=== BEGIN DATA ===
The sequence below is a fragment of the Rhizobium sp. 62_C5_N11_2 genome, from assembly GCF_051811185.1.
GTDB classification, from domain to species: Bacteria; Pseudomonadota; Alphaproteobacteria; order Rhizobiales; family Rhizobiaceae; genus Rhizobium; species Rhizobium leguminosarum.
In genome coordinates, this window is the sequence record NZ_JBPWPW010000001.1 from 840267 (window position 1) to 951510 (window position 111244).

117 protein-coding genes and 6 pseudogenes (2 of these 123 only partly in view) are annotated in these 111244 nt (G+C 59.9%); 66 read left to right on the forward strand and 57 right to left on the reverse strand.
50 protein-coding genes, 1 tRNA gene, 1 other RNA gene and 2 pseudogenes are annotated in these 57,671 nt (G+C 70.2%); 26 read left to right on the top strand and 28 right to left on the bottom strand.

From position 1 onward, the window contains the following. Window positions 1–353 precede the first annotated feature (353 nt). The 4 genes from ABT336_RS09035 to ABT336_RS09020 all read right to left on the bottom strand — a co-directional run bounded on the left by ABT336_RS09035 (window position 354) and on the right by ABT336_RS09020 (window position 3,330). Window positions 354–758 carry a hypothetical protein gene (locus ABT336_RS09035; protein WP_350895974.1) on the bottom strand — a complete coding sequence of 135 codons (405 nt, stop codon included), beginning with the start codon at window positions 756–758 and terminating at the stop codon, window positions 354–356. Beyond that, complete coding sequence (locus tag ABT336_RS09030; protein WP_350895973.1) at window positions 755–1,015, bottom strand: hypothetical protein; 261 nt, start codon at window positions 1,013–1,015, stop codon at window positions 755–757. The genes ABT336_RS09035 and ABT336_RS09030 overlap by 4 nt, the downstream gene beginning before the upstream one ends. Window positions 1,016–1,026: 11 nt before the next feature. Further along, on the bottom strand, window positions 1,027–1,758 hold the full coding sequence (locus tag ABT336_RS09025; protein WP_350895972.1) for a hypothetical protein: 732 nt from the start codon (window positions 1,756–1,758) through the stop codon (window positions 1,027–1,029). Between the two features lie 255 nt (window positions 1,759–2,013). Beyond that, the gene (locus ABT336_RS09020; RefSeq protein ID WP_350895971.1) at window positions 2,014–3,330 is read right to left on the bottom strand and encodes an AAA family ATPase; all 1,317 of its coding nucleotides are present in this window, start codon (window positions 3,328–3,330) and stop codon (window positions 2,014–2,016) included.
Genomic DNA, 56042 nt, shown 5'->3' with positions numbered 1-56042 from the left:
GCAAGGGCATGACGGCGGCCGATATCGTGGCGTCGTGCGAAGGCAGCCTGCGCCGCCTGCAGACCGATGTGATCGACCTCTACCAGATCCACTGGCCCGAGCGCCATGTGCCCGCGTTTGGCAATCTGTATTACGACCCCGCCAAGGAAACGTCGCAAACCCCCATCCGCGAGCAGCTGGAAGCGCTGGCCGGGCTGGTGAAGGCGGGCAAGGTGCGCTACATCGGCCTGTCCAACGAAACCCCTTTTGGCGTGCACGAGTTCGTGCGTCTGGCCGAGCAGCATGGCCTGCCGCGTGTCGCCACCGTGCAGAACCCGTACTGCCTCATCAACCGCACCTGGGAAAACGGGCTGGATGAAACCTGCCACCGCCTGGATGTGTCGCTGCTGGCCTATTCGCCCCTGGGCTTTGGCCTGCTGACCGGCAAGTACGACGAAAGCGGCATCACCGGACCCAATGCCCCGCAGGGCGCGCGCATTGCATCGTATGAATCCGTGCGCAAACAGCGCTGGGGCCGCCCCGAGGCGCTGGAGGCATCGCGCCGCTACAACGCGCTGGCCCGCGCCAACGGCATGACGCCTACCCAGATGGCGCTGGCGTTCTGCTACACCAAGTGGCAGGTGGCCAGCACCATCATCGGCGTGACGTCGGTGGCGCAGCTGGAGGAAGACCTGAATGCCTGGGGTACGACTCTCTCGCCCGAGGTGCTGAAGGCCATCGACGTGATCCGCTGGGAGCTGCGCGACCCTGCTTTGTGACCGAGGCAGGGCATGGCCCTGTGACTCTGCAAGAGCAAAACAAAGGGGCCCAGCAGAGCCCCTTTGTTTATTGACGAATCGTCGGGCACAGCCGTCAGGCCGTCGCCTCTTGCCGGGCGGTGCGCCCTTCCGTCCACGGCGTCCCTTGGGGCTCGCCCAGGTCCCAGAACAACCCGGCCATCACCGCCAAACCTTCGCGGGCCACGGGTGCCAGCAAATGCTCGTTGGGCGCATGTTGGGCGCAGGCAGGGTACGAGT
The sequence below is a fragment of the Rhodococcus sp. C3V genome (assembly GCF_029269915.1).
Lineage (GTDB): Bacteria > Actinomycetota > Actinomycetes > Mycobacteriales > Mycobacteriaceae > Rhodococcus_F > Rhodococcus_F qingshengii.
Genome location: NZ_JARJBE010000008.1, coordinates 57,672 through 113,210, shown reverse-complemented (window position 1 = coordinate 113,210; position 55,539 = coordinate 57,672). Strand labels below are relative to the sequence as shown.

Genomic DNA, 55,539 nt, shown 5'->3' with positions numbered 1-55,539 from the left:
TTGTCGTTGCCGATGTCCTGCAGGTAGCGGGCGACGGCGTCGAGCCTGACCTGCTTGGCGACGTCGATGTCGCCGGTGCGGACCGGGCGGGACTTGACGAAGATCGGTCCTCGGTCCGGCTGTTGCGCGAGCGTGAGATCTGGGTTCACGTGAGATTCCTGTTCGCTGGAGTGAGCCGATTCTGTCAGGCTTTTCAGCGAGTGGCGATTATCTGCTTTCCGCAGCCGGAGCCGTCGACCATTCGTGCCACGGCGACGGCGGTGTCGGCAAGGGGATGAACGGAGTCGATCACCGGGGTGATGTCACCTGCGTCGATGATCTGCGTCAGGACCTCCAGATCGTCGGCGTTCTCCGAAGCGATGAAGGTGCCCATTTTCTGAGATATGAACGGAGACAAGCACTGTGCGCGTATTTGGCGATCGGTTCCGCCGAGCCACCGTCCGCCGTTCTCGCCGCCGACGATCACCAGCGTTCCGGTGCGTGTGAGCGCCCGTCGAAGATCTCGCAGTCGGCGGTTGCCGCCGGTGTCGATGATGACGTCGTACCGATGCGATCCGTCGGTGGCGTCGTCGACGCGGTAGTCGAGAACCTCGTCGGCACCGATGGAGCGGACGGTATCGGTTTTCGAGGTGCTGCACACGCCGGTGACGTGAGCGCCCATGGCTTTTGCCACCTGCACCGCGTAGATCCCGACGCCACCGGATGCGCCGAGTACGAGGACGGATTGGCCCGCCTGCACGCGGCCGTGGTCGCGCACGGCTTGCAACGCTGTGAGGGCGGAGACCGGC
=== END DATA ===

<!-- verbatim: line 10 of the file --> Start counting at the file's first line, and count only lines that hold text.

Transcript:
Lineage (GTDB): Bacteria > Actinomycetota > Actinomycetes > Mycobacteriales > Mycobacteriaceae > Rhodococcus_F > Rhodococcus_F qingshengii.